Thoughts on meaningful change
So, you’re one of the white people we can speak to about racism, what next?
By Nancy Brown, Finance Manager – Consensio Chalets
The answer is learning from the mistakes of the past to create an equal society for everyone. Don’t be known for standing by and doing nothing, be known for being the people that pave the way. Let’s make change happen!
Businesses, institutions, councils and the government are now all being challenged to create fairer systems. The profits from imperialism that Britain has continued to benefit from are being scrutinised and change is being demanded on a wide scale. Ignoring the movement and failing to provide equal opportunities is no longer taking a back seat, it is now viewed as supporting systematic racism. However, there is a need to be cautious about tokenism and the provision of well-intentioned but under prepared services. Failure could reverse progress and sour relationships.
What are the benefits of a diverse workforce?
It seems obvious that a diverse workplace would be a benefit, with advantages like innovation, creativity and increased productivity but here’s some substance behind the statement. “An estimated £24 billion a year could be added to our GDP were we to ensure full representation of BME individuals across the labour market.” Baroness Ruby McGregor-Smith CBE (UK).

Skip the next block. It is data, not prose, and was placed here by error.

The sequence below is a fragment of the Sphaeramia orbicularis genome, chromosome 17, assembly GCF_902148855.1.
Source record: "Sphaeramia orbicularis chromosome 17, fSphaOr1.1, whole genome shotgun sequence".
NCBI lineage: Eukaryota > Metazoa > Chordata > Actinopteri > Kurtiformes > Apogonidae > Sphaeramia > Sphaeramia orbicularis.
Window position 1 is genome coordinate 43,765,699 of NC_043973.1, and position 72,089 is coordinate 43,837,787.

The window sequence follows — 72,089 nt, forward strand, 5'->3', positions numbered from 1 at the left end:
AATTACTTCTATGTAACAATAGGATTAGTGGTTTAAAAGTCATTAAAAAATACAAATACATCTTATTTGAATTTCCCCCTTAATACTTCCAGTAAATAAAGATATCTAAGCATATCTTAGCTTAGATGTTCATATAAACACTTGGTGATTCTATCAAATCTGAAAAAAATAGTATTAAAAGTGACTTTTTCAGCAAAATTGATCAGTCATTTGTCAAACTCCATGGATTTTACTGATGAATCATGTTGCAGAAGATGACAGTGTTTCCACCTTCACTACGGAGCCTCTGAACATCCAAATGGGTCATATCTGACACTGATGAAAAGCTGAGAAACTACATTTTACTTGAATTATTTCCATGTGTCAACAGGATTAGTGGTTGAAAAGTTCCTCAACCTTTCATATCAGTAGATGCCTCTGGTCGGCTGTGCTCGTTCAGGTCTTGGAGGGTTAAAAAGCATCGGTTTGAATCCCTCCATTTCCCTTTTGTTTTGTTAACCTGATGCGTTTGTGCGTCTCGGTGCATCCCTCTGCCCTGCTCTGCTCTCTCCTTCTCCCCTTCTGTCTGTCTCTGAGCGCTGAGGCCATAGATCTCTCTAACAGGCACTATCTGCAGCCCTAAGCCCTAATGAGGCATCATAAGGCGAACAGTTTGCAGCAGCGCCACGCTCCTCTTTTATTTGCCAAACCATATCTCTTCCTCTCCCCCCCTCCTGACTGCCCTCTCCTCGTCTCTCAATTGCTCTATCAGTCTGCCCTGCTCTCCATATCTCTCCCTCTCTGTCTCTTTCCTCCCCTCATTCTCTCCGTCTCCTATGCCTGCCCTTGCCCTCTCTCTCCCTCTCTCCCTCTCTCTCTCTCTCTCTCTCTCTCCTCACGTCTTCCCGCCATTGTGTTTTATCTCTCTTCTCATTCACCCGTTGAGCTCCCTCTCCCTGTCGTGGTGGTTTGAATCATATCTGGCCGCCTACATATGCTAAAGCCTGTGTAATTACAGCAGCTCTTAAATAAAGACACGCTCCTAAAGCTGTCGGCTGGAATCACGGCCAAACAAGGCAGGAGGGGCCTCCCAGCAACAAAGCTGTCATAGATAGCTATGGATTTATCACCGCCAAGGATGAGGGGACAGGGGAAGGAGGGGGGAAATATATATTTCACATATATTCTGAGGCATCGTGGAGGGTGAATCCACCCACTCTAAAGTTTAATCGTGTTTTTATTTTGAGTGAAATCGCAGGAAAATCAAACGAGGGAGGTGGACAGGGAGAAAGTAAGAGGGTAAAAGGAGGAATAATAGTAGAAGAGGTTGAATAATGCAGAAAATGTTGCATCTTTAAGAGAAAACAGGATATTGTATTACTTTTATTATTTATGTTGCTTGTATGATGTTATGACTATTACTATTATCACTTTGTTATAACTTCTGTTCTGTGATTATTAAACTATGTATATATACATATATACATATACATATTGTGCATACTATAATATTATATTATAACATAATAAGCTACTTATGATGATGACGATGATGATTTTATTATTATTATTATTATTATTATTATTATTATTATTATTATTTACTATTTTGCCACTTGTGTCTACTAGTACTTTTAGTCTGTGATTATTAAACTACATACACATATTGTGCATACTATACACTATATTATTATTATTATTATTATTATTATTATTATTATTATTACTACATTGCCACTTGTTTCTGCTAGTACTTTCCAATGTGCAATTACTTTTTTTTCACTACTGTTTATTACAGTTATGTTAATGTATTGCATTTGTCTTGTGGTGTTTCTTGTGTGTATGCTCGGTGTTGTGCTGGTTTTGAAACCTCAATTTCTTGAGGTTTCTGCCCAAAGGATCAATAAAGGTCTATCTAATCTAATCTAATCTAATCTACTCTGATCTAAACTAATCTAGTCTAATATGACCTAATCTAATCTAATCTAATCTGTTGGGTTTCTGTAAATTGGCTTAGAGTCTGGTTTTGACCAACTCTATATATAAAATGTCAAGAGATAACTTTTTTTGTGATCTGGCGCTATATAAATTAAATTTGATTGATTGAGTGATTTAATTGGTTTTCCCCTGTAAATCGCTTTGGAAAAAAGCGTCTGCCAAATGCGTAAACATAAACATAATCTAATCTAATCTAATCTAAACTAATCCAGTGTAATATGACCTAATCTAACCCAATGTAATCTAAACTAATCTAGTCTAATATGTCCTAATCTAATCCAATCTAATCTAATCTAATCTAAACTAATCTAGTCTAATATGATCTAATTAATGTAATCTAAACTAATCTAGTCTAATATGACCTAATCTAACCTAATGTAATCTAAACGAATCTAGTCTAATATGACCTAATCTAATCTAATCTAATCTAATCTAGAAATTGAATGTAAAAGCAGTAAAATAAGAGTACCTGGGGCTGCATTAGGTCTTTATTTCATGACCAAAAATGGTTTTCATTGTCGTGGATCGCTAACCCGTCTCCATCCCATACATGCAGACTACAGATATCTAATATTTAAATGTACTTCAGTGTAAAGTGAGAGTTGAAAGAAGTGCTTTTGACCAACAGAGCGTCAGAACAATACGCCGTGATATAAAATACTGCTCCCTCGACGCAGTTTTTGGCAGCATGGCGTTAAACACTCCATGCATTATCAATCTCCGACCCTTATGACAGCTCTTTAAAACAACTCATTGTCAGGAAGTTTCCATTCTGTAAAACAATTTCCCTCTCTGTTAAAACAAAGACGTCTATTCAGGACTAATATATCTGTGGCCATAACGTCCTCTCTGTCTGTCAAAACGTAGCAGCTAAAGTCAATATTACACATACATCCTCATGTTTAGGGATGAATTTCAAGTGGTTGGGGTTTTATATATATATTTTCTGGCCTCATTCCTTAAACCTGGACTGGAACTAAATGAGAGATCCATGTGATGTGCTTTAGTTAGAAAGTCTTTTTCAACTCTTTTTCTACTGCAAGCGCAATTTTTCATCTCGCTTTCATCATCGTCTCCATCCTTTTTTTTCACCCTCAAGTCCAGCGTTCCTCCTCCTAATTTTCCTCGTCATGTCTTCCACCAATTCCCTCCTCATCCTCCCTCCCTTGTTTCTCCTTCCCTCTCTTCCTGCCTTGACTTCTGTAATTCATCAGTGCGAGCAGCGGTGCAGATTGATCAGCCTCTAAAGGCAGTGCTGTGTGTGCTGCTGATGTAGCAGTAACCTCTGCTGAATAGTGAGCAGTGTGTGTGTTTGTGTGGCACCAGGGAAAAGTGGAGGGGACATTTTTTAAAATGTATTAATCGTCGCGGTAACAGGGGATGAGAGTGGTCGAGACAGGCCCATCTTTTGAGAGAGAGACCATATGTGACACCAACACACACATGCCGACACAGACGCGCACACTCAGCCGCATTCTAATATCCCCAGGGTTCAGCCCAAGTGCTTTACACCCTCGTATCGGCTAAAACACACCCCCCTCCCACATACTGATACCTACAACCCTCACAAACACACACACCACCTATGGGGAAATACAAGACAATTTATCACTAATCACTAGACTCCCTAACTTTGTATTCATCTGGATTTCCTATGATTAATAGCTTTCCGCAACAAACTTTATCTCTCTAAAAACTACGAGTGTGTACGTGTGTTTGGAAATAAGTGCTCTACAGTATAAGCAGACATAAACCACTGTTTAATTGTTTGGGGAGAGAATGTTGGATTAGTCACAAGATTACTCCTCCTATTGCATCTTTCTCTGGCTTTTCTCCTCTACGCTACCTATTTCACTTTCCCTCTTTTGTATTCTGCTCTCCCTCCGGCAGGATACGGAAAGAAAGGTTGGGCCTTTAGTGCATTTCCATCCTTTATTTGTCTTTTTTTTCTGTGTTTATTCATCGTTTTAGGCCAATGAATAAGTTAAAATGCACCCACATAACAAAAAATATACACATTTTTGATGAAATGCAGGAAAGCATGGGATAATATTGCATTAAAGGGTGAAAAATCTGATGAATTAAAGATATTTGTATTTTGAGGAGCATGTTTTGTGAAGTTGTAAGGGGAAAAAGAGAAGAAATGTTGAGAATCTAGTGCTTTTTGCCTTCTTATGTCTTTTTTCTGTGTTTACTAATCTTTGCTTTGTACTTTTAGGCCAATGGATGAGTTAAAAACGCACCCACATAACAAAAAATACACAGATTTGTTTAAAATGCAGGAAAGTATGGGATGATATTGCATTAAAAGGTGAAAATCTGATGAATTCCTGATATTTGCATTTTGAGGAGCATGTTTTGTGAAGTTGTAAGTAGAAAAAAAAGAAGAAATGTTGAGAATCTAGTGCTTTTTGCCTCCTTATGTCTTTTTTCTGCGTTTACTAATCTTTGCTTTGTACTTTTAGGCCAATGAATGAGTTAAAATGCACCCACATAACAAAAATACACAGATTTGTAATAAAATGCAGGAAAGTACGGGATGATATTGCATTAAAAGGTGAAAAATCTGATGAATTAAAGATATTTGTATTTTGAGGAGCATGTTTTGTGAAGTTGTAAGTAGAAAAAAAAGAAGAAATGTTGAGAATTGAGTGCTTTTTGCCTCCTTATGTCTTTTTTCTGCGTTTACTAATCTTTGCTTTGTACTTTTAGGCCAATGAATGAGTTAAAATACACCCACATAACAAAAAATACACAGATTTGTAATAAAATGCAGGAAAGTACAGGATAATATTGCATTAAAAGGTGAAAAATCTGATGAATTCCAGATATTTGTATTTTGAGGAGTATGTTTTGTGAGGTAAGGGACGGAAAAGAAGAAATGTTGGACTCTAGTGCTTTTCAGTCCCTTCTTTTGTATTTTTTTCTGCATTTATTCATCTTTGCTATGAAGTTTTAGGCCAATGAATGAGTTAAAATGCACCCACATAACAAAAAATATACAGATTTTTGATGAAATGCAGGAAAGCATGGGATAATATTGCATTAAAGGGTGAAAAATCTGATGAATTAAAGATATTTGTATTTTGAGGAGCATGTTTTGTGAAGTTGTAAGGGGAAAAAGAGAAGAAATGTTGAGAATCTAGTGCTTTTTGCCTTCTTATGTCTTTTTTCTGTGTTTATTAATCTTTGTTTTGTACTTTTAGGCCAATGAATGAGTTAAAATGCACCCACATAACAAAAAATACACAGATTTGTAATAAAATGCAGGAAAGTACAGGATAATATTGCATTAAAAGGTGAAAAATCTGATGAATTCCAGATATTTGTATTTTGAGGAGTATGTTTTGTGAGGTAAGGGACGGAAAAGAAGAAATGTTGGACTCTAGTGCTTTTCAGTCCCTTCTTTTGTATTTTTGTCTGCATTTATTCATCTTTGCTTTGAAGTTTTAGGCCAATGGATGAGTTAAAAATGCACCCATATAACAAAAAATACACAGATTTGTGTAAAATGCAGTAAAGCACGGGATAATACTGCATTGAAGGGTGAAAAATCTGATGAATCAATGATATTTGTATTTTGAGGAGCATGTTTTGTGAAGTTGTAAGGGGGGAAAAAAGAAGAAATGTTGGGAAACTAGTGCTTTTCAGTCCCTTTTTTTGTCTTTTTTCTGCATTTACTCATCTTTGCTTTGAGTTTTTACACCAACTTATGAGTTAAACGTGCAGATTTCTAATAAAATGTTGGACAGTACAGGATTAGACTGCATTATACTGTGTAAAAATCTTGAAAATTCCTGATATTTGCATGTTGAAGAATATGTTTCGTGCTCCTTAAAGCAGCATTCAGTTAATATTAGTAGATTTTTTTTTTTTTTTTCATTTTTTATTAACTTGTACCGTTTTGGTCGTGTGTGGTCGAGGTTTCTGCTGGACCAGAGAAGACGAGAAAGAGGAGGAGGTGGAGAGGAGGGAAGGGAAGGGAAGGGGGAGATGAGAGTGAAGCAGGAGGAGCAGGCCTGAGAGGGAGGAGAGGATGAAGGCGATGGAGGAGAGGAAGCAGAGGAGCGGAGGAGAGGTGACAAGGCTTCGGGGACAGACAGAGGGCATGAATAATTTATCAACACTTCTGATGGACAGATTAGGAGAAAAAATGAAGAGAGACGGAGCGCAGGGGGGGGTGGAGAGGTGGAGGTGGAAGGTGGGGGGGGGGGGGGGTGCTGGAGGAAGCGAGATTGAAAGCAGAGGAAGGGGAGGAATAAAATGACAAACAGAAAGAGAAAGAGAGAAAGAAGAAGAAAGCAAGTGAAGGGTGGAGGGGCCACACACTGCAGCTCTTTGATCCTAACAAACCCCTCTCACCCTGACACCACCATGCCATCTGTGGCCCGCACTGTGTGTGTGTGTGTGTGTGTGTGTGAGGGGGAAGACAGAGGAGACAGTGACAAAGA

Some research taken from Thomson and Reuters on the benefits of racial diversity in the workplace, source found here >>
- Companies with the highest rate of racial diversity brought in nearly 15 times more sales revenue on average than those with the lowest levels.
- Diversity can increase economic performance by as much as 2.2 times for profitability and 2 times stock valuation.
- Companies ranking in the top quartile of executive-board diversity outperform the bottom quartile by more than 53% in return on equity.
Why isn’t this happening already given the statistics?
Breaking down the barriers to minority progression and inclusion usually involves either starting a business with that mindset or reworking the structure of a company. The latest research shows how underrepresented BAME employees are in the top jobs in the UK (links below).
Here are some of the examples of why:
- Policies and procedures are flawed, for example wage inequality and the ‘glass ceiling’.
- Unconscious cultural biases. One example of this is the lack of diversity at the top as top managers are hiring people who reflect their own cultural identity.
- Lack of protection for BAME employees in the top jobs. In a competitive environment the minority group is more likely to be the target of workplace abuse. These types of scenarios are more difficult to challenge. What kind of protection for minorities are there in place to combat these occurrences?
- Companies lack the structures to promote and support BAME employees.
- Well meaning initiatives can easily fail if they are not properly planned and resourced. When new initiatives are suggested future planning refers to the failed attempts. Therefore, prior failed attempts are demotivating and damaging.
- Promoting diversity in the workplace seems like a marathon when there is no diversity in the first place.
Well, how is it done then?
- Picking the right people to implement the changes. They need to be motivating, assertive and innovative. A lot of unforeseen problems will occur during the process of change. They need to be able to think round the barriers and develop strategies to remove them.